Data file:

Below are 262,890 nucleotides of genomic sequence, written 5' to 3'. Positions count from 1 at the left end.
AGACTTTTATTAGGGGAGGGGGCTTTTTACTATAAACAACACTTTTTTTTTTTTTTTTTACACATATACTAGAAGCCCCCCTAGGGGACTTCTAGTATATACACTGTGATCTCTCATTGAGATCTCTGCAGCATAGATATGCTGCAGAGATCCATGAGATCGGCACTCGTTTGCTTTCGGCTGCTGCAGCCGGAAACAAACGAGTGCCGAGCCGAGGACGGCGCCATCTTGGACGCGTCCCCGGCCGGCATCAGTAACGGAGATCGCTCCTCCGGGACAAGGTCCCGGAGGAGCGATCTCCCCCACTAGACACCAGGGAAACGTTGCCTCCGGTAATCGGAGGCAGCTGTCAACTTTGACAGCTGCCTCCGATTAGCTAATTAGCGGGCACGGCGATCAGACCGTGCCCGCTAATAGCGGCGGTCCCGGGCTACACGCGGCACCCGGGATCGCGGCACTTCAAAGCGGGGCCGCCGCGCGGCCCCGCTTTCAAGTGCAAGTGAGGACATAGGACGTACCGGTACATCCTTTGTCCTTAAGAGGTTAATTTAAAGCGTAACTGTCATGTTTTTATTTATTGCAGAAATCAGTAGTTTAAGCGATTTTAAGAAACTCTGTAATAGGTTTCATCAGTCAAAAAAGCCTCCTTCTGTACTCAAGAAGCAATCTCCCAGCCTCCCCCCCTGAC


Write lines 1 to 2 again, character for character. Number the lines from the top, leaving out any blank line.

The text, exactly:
Below are 262,890 nucleotides of genomic sequence, written 5' to 3'. Positions count from 1 at the left end.
AGACTTTTATTAGGGGAGGGGGCTTTTTACTATAAACAACACTTTTTTTTTTTTTTTTTACACATATACTAGAAGCCCCCCTAGGGGACTTCTAGTATATACACTGTGATCTCTCATTGAGATCTCTGCAGCATAGATATGCTGCAGAGATCCATGAGATCGGCACTCGTTTGCTTTCGGCTGCTGCAGCCGGAAACAAACGAGTGCCGAGCCGAGGACGGCGCCATCTTGGACGCGTCCCCGGCCGGCATCAGTAACGGAGATCGCTCCTCCGGGACAAGGTCCCGGAGGAGCGATCTCCCCCACTAGACACCAGGGAAACGTTGCCTCCGGTAATCGGAGGCAGCTGTCAACTTTGACAGCTGCCTCCGATTAGCTAATTAGCGGGCACGGCGATCAGACCGTGCCCGCTAATAGCGGCGGTCCCGGGCTACACGCGGCACCCGGGATCGCGGCACTTCAAAGCGGGGCCGCCGCGCGGCCCCGCTTTCAAGTGCAAGTGAGGACATAGGACGTACCGGTACATCCTTTGTCCTTAAGAGGTTAATTTAAAGCGTAACTGTCATGTTTTTATTTATTGCAGAAATCAGTAGTTTAAGCGATTTTAAGAAACTCTGTAATAGGTTTCATCAGTCAAAAAAGCCTCCTTCTGTACTCAAGAAGCAATCTCCCAGCCTCCCCCCCTGAC